Eight years wasted

by lestro

Today, the president announced plans to change the mileage standards on American cars, increasing them 30 percent in the next eight years.

Which, I admit, is a lot.  It’s going to take some serious work.  But it will be worth it on many fronts.

Here’s what the pres said today:

And that’s why, in the next five years, we’re seeking to raise fuel-economy standards to an industry average of 35.5 miles per gallon in 2016, an increase of more than eight miles per gallon per vehicle.  That’s an unprecedented change, exceeding the demands of Congress and meeting the most stringent requirements sought by many of the environmental advocates represented here today.

As a result, we will save 1.8 billion barrels of oil over the lifetime of the vehicles sold in the next five years.  Just to give you a sense of magnitude, that’s more oil than we imported last year from Saudi Arabia, Venezuela, Libya, and Nigeria combined.  (Applause.)  Here’s another way of looking at it:  This is the projected equivalent of taking 58 million cars off the road for an entire year.

That got me to thinking: that’s a whole lot of foreign oil we would no longer be dependent on. And the sooner we start, the more we save. And it’s not only as individual consumers when our cars go further on the same amount of gas (for you American car owners, ask a foreign car owner what that’s like…), but also as a nation when we reduce our dependency on foreign oil, and maybe we can stop wasting so much blood and treasure fighting over sand dunes that happen to have oil deposits below them.

It got me to thinking about how this administration actually doing something about it. That’s a tremendous change from any prior administration since Jimmy Carter, who was laughed at for telling us to conserve energy (and wearing the sweater) and invested heavily in alternate energy until Reagan and his oil money knocked the whole thing down, setting us back about 28 years.

Within 130 days of taking office, Obama actually set new standards, which will work to reduce our dependence on foreign oil.

Bush never did that, despite talking about it until his fool head nearly fell off.

2008 State of the Union:

To build a future of energy security, we must trust in the creative genius of American researchers and entrepreneurs and empower them to pioneer a new generation of clean energy technology. Our security, our prosperity, and our environment all require reducing our dependence on oil.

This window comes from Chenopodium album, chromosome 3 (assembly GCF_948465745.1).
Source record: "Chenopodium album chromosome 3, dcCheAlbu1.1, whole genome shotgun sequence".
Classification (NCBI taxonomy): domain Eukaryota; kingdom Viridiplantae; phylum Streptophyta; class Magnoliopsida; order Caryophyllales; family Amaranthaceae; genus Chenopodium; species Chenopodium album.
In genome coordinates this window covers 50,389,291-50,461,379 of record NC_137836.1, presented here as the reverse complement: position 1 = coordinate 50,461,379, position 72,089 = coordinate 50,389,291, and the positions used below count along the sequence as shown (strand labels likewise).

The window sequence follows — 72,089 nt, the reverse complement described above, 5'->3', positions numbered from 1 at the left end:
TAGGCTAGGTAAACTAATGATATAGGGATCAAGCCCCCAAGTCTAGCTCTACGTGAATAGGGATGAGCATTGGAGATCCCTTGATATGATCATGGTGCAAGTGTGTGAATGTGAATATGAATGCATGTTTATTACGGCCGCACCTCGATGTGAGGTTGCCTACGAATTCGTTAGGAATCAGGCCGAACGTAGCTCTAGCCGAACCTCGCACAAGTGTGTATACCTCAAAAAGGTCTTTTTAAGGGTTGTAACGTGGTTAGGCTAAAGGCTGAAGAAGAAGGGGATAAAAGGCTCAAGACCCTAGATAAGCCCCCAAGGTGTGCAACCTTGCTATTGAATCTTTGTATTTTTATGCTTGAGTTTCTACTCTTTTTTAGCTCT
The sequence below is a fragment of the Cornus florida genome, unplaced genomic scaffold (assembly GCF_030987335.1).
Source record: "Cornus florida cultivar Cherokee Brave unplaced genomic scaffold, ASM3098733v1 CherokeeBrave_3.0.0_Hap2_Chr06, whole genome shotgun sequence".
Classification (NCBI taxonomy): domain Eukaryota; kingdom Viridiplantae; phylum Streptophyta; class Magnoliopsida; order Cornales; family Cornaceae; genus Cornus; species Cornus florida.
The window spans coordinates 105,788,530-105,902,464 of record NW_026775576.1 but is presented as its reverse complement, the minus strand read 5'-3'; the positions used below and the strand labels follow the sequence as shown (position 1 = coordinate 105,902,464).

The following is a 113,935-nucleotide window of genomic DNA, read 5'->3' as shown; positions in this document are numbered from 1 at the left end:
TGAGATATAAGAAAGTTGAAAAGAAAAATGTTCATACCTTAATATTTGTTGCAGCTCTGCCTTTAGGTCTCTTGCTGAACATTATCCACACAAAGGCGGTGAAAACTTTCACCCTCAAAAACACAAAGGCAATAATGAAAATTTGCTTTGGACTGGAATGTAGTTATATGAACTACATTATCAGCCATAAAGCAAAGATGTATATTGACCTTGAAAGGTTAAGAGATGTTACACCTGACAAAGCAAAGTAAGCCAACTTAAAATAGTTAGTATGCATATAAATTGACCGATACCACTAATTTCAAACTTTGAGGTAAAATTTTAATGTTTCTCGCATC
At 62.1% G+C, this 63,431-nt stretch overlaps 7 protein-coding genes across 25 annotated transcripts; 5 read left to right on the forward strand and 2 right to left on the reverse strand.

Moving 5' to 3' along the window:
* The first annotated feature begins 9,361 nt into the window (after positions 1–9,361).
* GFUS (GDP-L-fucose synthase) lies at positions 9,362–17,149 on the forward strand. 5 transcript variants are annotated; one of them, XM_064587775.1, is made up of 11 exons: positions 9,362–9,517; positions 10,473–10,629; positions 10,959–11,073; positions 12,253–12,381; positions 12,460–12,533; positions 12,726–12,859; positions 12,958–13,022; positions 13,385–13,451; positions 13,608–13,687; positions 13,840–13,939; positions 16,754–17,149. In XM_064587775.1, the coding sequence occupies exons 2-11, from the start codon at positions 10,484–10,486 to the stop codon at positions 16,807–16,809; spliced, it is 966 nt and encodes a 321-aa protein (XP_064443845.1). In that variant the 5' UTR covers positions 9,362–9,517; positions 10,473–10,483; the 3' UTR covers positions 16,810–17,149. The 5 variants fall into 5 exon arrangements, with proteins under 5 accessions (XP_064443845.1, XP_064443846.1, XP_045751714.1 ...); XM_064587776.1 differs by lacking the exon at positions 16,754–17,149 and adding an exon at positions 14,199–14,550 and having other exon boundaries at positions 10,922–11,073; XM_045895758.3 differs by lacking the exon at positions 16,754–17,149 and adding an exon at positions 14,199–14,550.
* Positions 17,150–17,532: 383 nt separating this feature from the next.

2007 SOTU:

Extending hope and opportunity depends on a stable supply of energy that keeps America’s economy running and America’s environment clean. For too long, our Nation has been dependent on foreign oil. And this dependence leaves us more vulnerable to hostile regimes and to terrorists who could cause huge disruptions of oil shipments and raise the price of oil and do great harm to our economy.

It’s in our vital interest to diversify America’s energy supply. The way forward is through technology. We must continue changing the way America generates electric power by even greater use of clean coal technology, solar and wind energy, and clean, safe nuclear power. We need to press on with battery research for plug-in and hybrid vehicles and expand the use of clean diesel vehicles and biodiesel fuel. We must continue investing in new methods of producing ethanol, using everything from wood chips to grasses to agricultural wastes.

note please, that increasing fuel standards never gets mentioned.

2006 SOTU, and this one was a big, big deal at the time:

Keeping America competitive requires affordable energy. And here we have a serious problem: America is addicted to oil, which is often imported from unstable parts of the world. The best way to break this addiction is through technology. Since 2001, we have spent nearly $10 billion to develop cleaner, cheaper, and more reliable alternative energy sources. And we are on the threshold of incredible advances….

We must also change how we power our automobiles. We will increase our research in better batteries for hybrid and electric cars and in pollution-free cars that run on hydrogen. We’ll also fund additional research in cutting-edge methods of producing ethanol, not just from corn but from wood chips and stalks or switch grass. Our goal is to make this new kind of ethanol practical and competitive within 6 years.